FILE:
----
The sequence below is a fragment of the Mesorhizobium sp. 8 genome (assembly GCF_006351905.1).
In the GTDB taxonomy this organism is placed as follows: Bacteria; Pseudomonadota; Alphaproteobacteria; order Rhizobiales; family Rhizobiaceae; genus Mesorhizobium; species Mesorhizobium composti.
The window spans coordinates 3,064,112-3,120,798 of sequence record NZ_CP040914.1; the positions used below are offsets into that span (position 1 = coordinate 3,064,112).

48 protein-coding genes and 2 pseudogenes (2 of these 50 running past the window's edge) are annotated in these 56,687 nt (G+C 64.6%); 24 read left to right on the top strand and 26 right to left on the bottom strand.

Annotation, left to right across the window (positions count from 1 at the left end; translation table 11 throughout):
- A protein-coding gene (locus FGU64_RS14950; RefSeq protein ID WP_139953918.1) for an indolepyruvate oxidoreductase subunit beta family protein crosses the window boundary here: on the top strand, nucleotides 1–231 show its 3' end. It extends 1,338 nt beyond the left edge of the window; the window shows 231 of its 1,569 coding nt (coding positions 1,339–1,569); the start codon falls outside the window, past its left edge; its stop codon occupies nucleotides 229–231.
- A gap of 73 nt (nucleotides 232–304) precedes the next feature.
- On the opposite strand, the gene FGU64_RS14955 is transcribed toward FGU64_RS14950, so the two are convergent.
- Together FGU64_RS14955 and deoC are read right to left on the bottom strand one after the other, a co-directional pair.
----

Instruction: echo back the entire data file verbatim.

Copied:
The sequence below is a fragment of the Mesorhizobium sp. 8 genome (assembly GCF_006351905.1).
In the GTDB taxonomy this organism is placed as follows: Bacteria; Pseudomonadota; Alphaproteobacteria; order Rhizobiales; family Rhizobiaceae; genus Mesorhizobium; species Mesorhizobium composti.
The window spans coordinates 3,064,112-3,120,798 of sequence record NZ_CP040914.1; the positions used below are offsets into that span (position 1 = coordinate 3,064,112).

48 protein-coding genes and 2 pseudogenes (2 of these 50 running past the window's edge) are annotated in these 56,687 nt (G+C 64.6%); 24 read left to right on the top strand and 26 right to left on the bottom strand.

Annotation, left to right across the window (positions count from 1 at the left end; translation table 11 throughout):
- A protein-coding gene (locus FGU64_RS14950; RefSeq protein ID WP_139953918.1) for an indolepyruvate oxidoreductase subunit beta family protein crosses the window boundary here: on the top strand, nucleotides 1–231 show its 3' end. It extends 1,338 nt beyond the left edge of the window; the window shows 231 of its 1,569 coding nt (coding positions 1,339–1,569); the start codon falls outside the window, past its left edge; its stop codon occupies nucleotides 229–231.
- A gap of 73 nt (nucleotides 232–304) precedes the next feature.
- On the opposite strand, the gene FGU64_RS14955 is transcribed toward FGU64_RS14950, so the two are convergent.
- Together FGU64_RS14955 and deoC are read right to left on the bottom strand one after the other, a co-directional pair.